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Beloved Aunty Kau’I of Disney’s Polynesian Resort Passes Away at 87



The Orlando Sentinel has reported that Kau’I Brandt, a longtime icon at Disney’s Polynesian Resort, has died. Known as ‘Aunty Kau’I’ by Walt Disney World Guests, Brandt worked at the Resort as a greeter for decades, often handing out handmade leis and giving hula lessons.

In a statement issued on Friday, Josh D’Amaro, Walt Disney World President, expressed the company’s condolences: “We are all deeply saddened by the passing of Auntie Kau’I, a longtime Cast Member and Hawaiian icon who brought happiness to millions throughout the years as she took such joy in immersing Guests in Polynesian culture.”

A native of Hawaii, Aunty Kau’I was part of the WDW Opening Day Cast back in 1971, when she was hired for what originally was a three-month luau gig following a summer she spent working in Disneyland. That job then was extended indefinitely, and Brandt became a beloved fixture for Guests who adored spending time with Aunty Kau’I during their stay at Disney’s Polynesian Resort.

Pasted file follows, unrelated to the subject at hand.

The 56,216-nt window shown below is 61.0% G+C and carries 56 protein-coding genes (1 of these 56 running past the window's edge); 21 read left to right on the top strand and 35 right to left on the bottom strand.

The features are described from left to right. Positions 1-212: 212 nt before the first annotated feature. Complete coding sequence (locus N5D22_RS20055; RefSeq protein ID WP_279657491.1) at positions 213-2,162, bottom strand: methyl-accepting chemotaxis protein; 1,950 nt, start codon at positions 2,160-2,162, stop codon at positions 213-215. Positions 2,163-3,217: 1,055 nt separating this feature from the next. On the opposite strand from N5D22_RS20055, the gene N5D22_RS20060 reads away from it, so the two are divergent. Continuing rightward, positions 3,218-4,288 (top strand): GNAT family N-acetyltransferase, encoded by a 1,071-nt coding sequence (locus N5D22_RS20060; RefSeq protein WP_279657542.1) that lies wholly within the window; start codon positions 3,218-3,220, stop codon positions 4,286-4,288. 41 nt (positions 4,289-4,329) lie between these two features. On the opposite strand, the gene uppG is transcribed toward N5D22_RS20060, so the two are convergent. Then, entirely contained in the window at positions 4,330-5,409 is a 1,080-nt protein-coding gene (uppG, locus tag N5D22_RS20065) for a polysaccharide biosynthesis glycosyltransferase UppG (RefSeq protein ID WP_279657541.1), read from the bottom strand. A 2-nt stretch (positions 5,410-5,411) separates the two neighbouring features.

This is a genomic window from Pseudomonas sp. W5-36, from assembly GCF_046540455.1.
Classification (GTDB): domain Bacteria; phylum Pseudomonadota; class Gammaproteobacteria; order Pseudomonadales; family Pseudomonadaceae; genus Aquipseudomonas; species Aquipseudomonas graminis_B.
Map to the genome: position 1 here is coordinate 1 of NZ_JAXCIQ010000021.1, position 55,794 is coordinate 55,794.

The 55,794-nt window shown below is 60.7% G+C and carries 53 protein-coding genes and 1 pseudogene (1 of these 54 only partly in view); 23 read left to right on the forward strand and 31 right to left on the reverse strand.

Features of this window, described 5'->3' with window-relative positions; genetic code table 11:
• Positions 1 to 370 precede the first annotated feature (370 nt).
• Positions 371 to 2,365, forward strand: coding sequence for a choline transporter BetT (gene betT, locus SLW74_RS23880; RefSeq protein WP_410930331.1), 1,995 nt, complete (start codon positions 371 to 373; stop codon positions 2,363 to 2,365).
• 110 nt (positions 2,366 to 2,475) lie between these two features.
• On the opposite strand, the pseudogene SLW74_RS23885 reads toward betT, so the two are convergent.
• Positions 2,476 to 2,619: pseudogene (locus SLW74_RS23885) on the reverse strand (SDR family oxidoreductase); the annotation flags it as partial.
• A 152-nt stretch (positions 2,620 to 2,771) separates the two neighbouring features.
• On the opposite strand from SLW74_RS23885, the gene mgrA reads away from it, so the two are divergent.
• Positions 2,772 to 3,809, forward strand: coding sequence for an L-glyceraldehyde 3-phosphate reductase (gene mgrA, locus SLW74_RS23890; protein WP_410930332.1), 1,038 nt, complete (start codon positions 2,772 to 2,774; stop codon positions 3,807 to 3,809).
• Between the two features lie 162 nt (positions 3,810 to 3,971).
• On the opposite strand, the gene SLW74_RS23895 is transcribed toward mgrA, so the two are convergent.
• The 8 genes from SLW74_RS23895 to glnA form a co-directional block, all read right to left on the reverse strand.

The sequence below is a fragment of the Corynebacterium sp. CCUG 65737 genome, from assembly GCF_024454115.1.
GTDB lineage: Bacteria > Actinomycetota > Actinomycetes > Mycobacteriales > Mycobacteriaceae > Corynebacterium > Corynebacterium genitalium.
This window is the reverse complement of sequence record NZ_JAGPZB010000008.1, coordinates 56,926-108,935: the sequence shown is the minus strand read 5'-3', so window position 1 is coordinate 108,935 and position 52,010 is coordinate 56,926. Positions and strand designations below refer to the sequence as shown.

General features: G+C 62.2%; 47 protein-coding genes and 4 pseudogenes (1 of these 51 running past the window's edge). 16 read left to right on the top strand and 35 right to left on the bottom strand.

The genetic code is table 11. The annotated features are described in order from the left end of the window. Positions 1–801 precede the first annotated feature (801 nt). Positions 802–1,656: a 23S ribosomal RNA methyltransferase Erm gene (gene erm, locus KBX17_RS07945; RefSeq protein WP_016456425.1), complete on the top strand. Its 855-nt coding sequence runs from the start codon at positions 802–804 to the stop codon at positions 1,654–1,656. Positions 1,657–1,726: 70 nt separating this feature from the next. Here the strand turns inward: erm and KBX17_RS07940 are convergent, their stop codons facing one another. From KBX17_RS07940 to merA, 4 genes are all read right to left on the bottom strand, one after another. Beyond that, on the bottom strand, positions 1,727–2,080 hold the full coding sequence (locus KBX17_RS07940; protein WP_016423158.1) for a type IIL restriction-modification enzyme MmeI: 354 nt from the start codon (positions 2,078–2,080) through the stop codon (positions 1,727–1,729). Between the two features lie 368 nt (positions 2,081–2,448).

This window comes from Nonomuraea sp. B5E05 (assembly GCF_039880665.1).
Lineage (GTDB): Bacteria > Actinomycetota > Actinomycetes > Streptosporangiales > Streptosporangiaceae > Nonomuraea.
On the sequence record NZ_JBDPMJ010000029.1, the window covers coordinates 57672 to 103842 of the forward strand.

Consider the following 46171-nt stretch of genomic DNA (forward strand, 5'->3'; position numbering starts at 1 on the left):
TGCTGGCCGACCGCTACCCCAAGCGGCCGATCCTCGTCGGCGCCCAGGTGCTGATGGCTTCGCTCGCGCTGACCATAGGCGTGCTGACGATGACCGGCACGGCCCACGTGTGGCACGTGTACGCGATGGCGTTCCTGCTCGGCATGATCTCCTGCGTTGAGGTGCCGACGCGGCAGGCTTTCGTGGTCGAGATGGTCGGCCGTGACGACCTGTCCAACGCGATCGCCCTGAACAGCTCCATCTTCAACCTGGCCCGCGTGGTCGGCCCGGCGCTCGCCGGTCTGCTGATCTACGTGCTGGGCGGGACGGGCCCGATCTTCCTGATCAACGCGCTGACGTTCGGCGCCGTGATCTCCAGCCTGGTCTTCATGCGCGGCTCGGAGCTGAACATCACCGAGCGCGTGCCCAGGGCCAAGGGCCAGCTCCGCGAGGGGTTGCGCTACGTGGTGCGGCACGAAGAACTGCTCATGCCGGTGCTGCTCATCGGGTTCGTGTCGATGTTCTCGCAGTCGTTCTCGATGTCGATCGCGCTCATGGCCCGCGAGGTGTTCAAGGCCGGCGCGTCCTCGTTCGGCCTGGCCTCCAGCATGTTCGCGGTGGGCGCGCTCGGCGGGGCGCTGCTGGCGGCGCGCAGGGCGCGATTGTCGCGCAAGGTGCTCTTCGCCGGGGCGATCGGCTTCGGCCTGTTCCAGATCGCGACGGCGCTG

Brandt was given the title of ‘Cultural Ambassador’ at the Resort, where she met and entertained younger Guests with fresh-flower leis, grass skirts, and hula dancing. “If the kids are happy, the parents are happy,” she told the Sentinel in 2009.

Born during a lightning storm in 1932, Brandt’s mother named her ‘Kauihealani,’ which translates to ‘thundering voice of heaven.’ In a 2014 Sentinel interview, Brandt told the news outlet of a clear memory she had of December 7, 1941, when her mother told her to get off the roof of their home, yelling up to her,”It’s war. Get off the roof.” Brandt said at the time she did not understand “what war was, …but, we learned. It was a tough time.”

Many years later, after turning down multiple offers to appear in a Disneyland Polynesian-themed show, Brandt finally accepted and moved to California in 1971 for the summer. “I’ve always heard once you leave Hawaii, you never go back,” she said, ” And I guess it’s true because we left Hawaii for the summer of 1971, came up here to Florida only to help them open up the Polynesian Resort, and here I am.”

Guests of Disney’s Polynesian Resort over the past five decades are forever grateful she stayed. Aunty Kau’I will be greatly missed.

Photo Credit: Jacob Langston / Orlando Sentinel

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